EU proposals to allow countries to reject genetically-modified crop technology to prevent civil unrest could encourage violence and crop vandalism, DEFRA secretary Caroline Spelman has warned.
Mrs Spelman joined a number of EU environment ministers who said they were unconvinced about draft European Commission rules that would allow member states to decide for themselves whether they would allow GM plantings.
While the draft report called for farmers to have a say on whether to use GM technology, MEPs said countries should be allowed to prohibit GMs to maintain public order.
But at a meeting in Brussels last week (17 March), Mrs Spelman said using public order as a possible reason to opt out of growing GM crops would set a dangerous precedent.
Backed by France’s environment minister Nathalie Kosciusko-Morizet, Mrs Spelman said the clause might encourage violence or lead to more militant anti-GM campaigners damaging crops or property.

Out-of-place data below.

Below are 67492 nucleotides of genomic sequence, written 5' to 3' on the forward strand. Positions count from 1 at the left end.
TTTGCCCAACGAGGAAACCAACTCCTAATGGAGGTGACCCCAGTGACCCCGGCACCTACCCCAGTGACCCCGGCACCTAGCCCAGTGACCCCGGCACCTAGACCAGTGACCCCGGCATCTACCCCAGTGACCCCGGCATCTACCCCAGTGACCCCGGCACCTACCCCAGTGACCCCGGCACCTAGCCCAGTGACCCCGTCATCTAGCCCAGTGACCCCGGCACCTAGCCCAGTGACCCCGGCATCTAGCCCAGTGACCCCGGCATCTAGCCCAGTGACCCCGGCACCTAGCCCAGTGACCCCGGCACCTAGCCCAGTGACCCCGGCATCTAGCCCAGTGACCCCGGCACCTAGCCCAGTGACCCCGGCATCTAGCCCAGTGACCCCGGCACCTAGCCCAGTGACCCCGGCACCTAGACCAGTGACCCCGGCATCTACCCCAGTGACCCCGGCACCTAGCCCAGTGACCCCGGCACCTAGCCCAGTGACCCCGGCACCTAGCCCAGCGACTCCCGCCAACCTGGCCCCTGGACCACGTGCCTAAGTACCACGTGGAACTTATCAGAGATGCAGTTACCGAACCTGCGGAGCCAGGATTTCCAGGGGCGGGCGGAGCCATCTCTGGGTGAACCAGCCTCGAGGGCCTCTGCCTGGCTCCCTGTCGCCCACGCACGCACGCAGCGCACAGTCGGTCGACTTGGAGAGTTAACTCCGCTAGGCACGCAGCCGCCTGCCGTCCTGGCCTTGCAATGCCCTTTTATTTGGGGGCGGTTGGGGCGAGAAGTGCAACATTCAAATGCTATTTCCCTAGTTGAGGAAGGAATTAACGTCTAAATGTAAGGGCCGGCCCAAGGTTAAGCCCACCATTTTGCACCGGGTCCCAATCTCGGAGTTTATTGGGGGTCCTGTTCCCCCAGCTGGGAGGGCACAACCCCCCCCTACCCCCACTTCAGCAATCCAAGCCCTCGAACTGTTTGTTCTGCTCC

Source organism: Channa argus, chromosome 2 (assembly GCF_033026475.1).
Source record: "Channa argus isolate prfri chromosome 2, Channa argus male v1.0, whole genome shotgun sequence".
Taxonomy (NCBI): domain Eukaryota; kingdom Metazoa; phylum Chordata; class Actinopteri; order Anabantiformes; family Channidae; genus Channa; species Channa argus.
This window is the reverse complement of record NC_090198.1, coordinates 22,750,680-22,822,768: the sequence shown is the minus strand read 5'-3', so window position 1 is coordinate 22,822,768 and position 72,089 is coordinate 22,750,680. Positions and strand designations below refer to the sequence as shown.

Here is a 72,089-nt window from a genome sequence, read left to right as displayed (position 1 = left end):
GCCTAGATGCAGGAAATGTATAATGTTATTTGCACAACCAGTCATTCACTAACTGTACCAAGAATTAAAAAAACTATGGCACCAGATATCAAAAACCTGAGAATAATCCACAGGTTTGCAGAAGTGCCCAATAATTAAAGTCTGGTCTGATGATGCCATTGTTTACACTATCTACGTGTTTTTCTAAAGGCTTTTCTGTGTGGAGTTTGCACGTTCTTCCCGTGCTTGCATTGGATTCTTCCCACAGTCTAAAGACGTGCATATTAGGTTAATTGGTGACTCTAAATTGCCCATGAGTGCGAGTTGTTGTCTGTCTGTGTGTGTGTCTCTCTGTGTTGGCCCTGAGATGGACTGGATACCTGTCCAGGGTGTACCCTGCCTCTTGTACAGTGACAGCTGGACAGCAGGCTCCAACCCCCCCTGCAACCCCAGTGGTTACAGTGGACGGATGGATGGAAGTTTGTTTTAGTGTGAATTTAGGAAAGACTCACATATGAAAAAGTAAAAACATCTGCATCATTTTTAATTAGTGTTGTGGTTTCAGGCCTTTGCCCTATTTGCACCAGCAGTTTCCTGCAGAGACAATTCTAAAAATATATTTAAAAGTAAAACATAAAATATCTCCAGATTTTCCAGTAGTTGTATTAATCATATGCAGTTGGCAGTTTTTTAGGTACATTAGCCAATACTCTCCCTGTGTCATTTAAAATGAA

Germany’s environment minister Norbert Roettgen also raised doubts, claiming the opt-outs proved the proposals were not compatible with EU or World Trade Organisation rules, while delegates from Belgium and Austria also expressed concerns.
Rejecting criticism of the report, EU health commissioner John Dalli told ministers work was already underway between the legal services of the Council and the Parliament to “make clearer why the proposed legal basis is appropriate” ahead of a working party meeting on 30 March.